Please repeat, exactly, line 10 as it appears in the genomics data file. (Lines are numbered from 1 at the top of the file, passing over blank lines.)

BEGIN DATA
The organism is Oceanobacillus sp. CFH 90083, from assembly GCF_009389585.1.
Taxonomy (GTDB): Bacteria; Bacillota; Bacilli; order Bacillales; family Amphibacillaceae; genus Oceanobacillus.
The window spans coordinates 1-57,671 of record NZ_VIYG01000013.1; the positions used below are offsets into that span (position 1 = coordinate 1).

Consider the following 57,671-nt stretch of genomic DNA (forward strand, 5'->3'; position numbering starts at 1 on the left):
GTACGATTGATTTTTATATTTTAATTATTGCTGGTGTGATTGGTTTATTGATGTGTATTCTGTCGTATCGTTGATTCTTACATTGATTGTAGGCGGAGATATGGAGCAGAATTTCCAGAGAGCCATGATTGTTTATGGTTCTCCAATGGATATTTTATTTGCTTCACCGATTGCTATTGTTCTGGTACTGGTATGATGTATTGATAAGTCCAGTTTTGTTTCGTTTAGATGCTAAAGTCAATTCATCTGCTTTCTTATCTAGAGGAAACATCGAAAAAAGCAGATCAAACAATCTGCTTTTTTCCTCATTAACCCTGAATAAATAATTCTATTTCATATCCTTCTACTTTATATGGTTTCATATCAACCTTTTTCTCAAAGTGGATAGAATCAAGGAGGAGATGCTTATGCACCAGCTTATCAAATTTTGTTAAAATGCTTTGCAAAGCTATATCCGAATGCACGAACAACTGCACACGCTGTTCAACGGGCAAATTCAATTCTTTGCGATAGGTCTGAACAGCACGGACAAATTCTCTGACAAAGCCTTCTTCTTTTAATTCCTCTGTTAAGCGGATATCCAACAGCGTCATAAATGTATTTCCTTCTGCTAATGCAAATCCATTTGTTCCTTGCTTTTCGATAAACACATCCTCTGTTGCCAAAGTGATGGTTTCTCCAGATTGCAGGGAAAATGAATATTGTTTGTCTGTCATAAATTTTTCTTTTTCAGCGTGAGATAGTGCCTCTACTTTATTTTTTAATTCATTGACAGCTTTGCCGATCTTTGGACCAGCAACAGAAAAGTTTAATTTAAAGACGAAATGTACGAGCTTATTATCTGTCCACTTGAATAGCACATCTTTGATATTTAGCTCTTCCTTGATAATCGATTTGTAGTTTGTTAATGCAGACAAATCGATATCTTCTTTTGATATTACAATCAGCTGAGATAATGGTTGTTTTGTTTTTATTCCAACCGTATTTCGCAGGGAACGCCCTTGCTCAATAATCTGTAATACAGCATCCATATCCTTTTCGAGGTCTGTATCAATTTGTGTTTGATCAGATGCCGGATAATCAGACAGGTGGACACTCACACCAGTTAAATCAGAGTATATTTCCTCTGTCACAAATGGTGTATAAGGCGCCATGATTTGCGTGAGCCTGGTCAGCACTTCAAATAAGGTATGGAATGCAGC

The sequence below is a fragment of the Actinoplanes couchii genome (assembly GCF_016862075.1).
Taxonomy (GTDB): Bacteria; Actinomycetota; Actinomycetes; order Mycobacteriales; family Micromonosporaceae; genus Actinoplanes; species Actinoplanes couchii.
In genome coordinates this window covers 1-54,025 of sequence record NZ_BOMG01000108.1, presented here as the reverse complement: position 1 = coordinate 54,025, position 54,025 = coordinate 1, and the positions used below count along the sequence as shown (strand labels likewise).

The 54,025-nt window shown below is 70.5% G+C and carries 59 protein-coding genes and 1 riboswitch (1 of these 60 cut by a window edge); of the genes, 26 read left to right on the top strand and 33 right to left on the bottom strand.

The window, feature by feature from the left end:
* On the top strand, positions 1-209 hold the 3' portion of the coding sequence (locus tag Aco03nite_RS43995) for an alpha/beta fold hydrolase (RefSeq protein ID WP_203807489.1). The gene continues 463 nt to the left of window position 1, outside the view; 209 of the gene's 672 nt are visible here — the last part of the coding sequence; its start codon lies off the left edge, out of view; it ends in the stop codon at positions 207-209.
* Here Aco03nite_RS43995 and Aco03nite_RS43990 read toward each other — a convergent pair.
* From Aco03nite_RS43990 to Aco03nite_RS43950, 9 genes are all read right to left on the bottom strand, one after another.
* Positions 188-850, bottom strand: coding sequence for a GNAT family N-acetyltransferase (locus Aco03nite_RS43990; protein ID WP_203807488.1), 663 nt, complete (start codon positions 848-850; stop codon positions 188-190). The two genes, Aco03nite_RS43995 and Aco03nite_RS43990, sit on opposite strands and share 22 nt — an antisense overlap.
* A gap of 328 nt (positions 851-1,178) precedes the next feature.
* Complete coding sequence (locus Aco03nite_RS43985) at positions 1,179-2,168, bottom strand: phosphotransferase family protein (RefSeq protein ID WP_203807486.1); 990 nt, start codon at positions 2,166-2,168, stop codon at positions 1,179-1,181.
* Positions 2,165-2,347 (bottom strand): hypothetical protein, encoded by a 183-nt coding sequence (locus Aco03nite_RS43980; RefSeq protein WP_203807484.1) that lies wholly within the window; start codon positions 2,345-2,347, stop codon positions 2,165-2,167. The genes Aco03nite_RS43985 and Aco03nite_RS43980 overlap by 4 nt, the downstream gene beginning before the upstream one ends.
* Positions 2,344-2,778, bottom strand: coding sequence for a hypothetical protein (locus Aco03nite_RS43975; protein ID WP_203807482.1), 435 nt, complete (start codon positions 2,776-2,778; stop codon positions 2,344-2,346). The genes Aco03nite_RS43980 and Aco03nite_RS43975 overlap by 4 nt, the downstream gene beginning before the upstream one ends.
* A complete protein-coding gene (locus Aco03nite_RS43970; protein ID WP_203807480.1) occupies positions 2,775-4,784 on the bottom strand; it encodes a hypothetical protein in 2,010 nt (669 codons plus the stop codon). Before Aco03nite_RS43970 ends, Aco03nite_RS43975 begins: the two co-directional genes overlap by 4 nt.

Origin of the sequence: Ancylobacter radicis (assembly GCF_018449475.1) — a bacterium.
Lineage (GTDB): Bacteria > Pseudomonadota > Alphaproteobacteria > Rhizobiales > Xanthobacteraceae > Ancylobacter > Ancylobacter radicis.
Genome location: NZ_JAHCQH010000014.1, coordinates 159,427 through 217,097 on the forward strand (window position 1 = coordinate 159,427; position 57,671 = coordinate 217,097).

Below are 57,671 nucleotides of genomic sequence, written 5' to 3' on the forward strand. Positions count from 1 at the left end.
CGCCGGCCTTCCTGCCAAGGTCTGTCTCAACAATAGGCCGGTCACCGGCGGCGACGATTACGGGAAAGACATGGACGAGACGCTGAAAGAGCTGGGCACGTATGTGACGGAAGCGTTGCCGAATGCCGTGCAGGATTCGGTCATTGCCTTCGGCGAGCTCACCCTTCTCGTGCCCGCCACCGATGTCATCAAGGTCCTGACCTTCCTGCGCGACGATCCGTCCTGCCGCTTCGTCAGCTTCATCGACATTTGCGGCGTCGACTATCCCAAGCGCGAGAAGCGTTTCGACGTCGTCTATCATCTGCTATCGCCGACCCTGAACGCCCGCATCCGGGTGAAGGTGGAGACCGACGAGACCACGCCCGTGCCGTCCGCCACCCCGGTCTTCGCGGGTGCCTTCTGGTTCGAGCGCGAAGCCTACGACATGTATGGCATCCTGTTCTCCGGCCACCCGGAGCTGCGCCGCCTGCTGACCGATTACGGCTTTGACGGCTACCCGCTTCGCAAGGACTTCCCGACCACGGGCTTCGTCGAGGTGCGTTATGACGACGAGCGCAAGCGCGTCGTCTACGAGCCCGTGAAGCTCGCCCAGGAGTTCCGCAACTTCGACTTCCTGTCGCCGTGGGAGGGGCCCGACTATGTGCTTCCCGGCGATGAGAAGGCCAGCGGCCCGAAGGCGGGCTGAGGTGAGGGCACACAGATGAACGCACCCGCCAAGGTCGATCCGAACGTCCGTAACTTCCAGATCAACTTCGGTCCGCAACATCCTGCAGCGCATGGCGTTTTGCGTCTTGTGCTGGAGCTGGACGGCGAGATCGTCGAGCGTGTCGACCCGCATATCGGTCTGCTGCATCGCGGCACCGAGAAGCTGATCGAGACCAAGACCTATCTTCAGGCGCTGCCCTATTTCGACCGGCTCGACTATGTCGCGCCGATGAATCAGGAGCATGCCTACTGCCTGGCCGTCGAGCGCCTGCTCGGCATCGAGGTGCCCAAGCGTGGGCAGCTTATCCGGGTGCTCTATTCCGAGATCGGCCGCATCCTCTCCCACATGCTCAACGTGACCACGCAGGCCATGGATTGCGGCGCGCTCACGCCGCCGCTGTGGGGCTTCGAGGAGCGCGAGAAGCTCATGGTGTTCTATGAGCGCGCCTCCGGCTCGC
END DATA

The window, feature by feature from the left end: